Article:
Finally we see the lights of Tunisia in the distance! We are coming into port! We pack everything into our backpacks and leave our bench, following everyone to the exit. We are now in the midst of another mob, this time a tightly packed throng waiting to disembark from the ferry. It is reminiscent of scenes from Titanic, where people from the poorer berths below deck were locked in and unable to leave. In this case, the doors simply haven't been opened yet. They will be, but right now we're not fully docked.
"Stop treating us like cattle!" a man shouts. There is a tension in the air, the calm before a storm. The doors are about to be opened. Anticipating the chaos to follow, a man shouts in Italian "piano, piano" which means quietly, calmly, but no one heeds his hopeful warning. The doors are opened and the guard is practically blown out of the way in an onslaught of pushing, bumping, prodding bodies. Tyler and I are laughing at the absurdity of the situation, unable to move of our own volition. We are carried along in the flow, pushed from behind if we don't advance fast enough to meet the standards of the mob.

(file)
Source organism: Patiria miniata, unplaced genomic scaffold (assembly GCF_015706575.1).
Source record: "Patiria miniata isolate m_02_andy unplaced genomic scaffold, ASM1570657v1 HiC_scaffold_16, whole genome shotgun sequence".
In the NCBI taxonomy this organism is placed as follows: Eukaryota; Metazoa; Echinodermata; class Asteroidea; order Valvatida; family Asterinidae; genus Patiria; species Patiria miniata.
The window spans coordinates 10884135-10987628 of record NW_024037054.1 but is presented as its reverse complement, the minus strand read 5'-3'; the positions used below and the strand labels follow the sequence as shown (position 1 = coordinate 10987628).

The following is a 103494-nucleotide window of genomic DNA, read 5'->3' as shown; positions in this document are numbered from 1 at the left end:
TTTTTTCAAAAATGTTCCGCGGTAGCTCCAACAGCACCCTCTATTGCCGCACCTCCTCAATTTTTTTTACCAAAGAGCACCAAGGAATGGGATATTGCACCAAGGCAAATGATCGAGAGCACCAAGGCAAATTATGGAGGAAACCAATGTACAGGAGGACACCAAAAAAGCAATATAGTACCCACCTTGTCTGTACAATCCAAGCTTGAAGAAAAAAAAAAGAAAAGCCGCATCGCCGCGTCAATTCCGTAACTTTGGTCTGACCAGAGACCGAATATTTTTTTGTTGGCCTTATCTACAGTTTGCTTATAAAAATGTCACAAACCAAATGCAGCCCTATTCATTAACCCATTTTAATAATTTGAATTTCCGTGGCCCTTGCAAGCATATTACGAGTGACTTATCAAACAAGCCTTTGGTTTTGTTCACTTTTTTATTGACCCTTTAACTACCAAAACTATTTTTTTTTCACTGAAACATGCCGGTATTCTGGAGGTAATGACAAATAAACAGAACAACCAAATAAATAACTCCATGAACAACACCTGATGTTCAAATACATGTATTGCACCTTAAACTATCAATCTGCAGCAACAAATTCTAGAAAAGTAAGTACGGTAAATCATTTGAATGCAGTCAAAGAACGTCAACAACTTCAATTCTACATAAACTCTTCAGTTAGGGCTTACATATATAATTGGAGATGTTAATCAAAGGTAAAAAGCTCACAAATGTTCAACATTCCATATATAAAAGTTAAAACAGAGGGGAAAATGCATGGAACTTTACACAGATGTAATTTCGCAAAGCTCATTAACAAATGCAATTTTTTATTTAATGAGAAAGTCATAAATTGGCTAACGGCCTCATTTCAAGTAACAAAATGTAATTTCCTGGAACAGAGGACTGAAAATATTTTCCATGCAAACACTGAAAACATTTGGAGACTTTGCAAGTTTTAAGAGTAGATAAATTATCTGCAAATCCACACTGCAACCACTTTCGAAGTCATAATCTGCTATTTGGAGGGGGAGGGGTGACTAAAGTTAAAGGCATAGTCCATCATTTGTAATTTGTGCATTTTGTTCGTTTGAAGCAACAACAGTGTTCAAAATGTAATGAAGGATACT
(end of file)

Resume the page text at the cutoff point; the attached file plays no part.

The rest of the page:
It is a madhouse. The man next to me smiles and says "you are in the third world now!" Just before the door we get separated and Tyler stops to wait for me. The man behind him yells something in Arabic and digs his elbows into Tyler's shoulders. Undaunted, he curses at the man loudly in English and stands his ground, refusing to leave without me. I quickly manage to catch up and we finally make it through the doors, both grinning ear to ear. On the other side, a man smiles, shakes his head, opens his arms in an expansive gesture, and exclaims "Welcome to Africa!"